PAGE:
Human dignity is an idea which is hard to pin down. If you try to define it, it melts away. It’s best conveyed through stories. That’s why we present here some nominations for great films about human dignity. These are a few which have impressed me. Surely you will have others. We’d like your comments. Hopefully we can incorporate them into future instalments!

Roma città aperta (Rome, Open City)
Directed by Robert Rossellini | 1945 | 105 minutes

Rossellini began filming this neorealist classic in 1944, only two months after the Germans had evacuated Rome. It has a grainy documentary look and a gritty feel of truthfulness. The acting is simply magnificent. Aldo Fabrizi plays a nationalist priest, Don Pietro Pellegrini, who helps the resistance as well as tending his flock. Anna Magnani is wonderfully humane as Pina, the wife-to-be of a member of the resistance, who is senselessly shot down in the street. There’s not much moral ambiguity here — the good are noble and self-sacrificing, the bad are treacherous and cruel. But that’s understandable in a film produced in such circumstances. In the end, nearly everyone dies, but what remains is a stirring sense that life is worthwhile.

It’s a Wonderful Life
Directed by Frank Capra | 1946 | 130 minutes

This used to be a Christmas staple on American television and has been called the most inspirational American film of all time. It is probably the best of Frank Capra, although nearly everything he did was a minor or major classic. Jimmy Stewart is wonderful as George Bailey, a banker in the small town of Bedford Falls who is about to jump off a bridge in despair on Christmas Eve. He is saved by his rather bumbling guardian angel Clarence whose mission is to show him that life is worthwhile. Clarence shows him what life in Bedford Falls would have been without him for his family and friends. My favourite is the fate of his wife, Donna Reed. Instead of becoming the loving mother of four adorable children, she is doomed to become a librarian. Bailey sees that his life has made a difference and that people love him. Oddly enough, It’s a Wonderful Life was a flop at the box-office, but has become a Hollywood touchstone for wholesomeness and optimism.

High Noon
Directed by Fred Zinneman | 1952 | 85 minutes

Why can’t they make 85-minute classics any more? Starring Gary Cooper and Grace Kelly, High Noon is a masterpiece of compression and suspense which covers 85 minutes of action in 85 minutes of screen time. Sheriff Will Kane has just married a Quaker pacificist, and is about to retire, leave town and become a shopkeeper. But then he learns that outlaws are coming on the noon train to kill him. When he looks for help, all his friends desert him. He has to choose between skedaddling or defending a town too cowardly to help itself. The film is often interpreted as a parable for the era of McCarthyism and John Wayne reportedly called it “the most un-American thing I’ve ever seen in my whole life”. But you needn’t know a scrap about American politics to recognise that this as a wonderful portrait of integrity under stress.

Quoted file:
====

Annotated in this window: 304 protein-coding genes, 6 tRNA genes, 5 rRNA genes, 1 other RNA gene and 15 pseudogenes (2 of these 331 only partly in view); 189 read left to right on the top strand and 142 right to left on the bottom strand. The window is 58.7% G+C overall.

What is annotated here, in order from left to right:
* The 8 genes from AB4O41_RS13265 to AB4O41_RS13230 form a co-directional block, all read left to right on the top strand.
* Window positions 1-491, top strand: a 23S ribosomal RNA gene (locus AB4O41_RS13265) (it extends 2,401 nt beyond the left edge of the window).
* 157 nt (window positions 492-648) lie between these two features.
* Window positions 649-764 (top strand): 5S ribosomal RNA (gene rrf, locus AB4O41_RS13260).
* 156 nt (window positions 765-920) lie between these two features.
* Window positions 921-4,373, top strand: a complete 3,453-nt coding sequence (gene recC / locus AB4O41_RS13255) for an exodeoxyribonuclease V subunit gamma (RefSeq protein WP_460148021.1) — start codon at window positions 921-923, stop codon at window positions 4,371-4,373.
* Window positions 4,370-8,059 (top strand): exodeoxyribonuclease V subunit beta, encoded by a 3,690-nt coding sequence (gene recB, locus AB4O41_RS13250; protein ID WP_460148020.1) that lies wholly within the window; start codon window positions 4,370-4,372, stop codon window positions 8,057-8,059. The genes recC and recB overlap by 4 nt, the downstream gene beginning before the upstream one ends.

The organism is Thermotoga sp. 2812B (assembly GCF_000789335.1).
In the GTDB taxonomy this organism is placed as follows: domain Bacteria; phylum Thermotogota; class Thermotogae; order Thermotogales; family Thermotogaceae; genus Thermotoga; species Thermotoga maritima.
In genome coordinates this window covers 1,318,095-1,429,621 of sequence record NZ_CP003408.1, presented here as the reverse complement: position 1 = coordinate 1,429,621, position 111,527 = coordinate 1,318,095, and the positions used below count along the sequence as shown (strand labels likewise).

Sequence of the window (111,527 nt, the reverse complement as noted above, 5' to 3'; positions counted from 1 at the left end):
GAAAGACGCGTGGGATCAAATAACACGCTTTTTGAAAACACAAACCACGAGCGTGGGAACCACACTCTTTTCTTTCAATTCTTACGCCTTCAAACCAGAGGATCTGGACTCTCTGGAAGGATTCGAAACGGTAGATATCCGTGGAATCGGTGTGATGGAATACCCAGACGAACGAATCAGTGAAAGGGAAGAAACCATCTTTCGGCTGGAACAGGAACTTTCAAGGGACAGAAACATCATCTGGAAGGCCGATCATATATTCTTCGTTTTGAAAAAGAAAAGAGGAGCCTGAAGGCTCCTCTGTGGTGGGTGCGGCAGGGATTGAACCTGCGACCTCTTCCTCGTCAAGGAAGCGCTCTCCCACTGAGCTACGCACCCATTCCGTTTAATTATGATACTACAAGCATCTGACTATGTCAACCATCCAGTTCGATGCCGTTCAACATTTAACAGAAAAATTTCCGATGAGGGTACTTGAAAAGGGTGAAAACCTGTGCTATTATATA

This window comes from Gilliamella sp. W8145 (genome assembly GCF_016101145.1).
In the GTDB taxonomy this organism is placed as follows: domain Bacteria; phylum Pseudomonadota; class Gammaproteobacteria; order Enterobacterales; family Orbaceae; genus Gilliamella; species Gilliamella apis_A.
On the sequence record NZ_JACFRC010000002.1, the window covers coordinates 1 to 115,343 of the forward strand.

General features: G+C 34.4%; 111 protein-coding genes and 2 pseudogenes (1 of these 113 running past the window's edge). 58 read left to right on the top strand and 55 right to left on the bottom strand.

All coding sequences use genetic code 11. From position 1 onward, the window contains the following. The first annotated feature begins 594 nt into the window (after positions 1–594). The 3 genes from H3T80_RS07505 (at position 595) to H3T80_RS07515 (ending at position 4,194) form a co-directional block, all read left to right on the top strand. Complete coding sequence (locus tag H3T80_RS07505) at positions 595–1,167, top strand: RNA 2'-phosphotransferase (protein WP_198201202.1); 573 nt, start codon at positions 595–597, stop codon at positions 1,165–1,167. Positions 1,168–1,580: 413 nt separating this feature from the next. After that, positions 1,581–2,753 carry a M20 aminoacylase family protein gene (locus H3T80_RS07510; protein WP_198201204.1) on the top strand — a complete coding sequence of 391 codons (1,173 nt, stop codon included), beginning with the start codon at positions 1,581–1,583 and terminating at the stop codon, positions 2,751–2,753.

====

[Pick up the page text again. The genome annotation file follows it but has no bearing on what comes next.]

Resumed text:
La Strada
Directed by Federico Fellini | 1954 | 104 minutes | Italian, English subtitles

Poignant melancholy rather than good cheer marks this Italian neorealist gem, which won the first Oscar for Best Foreign Film in 1956. The brutish Zampanò (Anthony Quinn) scrapes out a living by travelling from village to village and breaking chains. He buys a simple young woman to help him. Gelsomina (played by Fellini’s wife Giulietta Masina) is a delicate, bird-like girl whose innocent joy is gradually broken by Zampanò’s brutality. Finally he abandons her at the side of the road. Years later, he passes by again and learns that she has died. In the final scene, you see him weeping on a beach, full of remorse. A haunting film and an existentialist’s delight.

A Man for All Seasons
Directed by Fred Zinnemann | 1966 | 120 minutes

This classic about the ultimate man of conscience, Thomas More, Lord Chancellor of England under Henry VIII, won six Oscars. It is an adaptation of a play by Robert Bolt which uses much of More’s own words, so the dialogue, unlike most cinema, is scintillating. The story is too well known to rehearse, so I’ll focus on the acting. Paul Scofield, one of the greatest actors of the last century, is unsurpassable as the witty, wise, manly and saintly More. One exchange sums up the greatness of the man. The Duke of Norfolk asks him, “Can’t you do what I did, and come with us, for fellowship?” To which More responds, “And when we stand before God, and you are sent to Paradise for doing according to your conscience, and I am damned for not doing according to mine, will you come with me, for fellowship?” Splendid period drama.

Dersu Uzala
Directed by Akira Kurosawa | 1975 | 141 minutes | Russian, English subtitles

Any film by Kurosawa is a homage to humanity, but this unusual Japanese-Russian co-production is brilliantly successful. Based on the true story of friendship between a Russian surveyor, Captain Arseniev (Yuri Solomin) in 1902 and an indigenous hunter from the Goldi people named Dersu Uzala (Maxim Munzuk), the film is also an elegy to vanishing wilderness. Dersu acts as a guide for Arseniev and his troops as they tramp through the harsh forests of Siberia. He saves the captain’s life a couple of times and a warm friendship grows between them. There is not a lot of plot, just a few vivid incidents, but the characterisation and cinematography are outstanding. The film won an Oscar for Best Foreign Film in 1975.